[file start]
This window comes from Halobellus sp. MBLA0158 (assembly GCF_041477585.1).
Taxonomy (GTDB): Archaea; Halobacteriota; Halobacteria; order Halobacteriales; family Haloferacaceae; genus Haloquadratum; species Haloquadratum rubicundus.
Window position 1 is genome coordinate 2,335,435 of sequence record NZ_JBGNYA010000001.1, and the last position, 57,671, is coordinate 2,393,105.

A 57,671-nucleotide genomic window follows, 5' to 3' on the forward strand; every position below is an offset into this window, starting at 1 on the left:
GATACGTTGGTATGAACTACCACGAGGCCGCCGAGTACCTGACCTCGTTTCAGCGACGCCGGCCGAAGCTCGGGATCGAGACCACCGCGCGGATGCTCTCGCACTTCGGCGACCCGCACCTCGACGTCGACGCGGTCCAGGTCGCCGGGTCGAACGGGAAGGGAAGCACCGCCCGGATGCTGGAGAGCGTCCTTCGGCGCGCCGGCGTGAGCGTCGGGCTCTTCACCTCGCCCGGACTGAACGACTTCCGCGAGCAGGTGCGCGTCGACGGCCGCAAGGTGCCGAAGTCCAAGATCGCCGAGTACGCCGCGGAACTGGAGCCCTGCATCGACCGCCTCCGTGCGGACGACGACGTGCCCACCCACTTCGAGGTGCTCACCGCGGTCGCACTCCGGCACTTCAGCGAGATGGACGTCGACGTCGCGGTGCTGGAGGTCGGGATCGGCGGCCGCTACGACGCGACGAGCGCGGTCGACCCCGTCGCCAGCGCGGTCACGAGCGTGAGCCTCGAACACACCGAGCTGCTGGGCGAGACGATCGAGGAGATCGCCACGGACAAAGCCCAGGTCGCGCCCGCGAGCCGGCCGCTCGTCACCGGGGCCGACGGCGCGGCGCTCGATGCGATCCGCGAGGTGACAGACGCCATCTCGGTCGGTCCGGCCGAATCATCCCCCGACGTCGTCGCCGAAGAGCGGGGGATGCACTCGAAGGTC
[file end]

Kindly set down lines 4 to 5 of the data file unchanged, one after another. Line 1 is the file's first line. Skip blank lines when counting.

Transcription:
A 57,671-nucleotide genomic window follows, 5' to 3' on the forward strand; every position below is an offset into this window, starting at 1 on the left:
GATACGTTGGTATGAACTACCACGAGGCCGCCGAGTACCTGACCTCGTTTCAGCGACGCCGGCCGAAGCTCGGGATCGAGACCACCGCGCGGATGCTCTCGCACTTCGGCGACCCGCACCTCGACGTCGACGCGGTCCAGGTCGCCGGGTCGAACGGGAAGGGAAGCACCGCCCGGATGCTGGAGAGCGTCCTTCGGCGCGCCGGCGTGAGCGTCGGGCTCTTCACCTCGCCCGGACTGAACGACTTCCGCGAGCAGGTGCGCGTCGACGGCCGCAAGGTGCCGAAGTCCAAGATCGCCGAGTACGCCGCGGAACTGGAGCCCTGCATCGACCGCCTCCGTGCGGACGACGACGTGCCCACCCACTTCGAGGTGCTCACCGCGGTCGCACTCCGGCACTTCAGCGAGATGGACGTCGACGTCGCGGTGCTGGAGGTCGGGATCGGCGGCCGCTACGACGCGACGAGCGCGGTCGACCCCGTCGCCAGCGCGGTCACGAGCGTGAGCCTCGAACACACCGAGCTGCTGGGCGAGACGATCGAGGAGATCGCCACGGACAAAGCCCAGGTCGCGCCCGCGAGCCGGCCGCTCGTCACCGGGGCCGACGGCGCGGCGCTCGATGCGATCCGCGAGGTGACAGACGCCATCTCGGTCGGTCCGGCCGAATCATCCCCCGACGTCGTCGCCGAAGAGCGGGGGATGCACTCGAAGGTC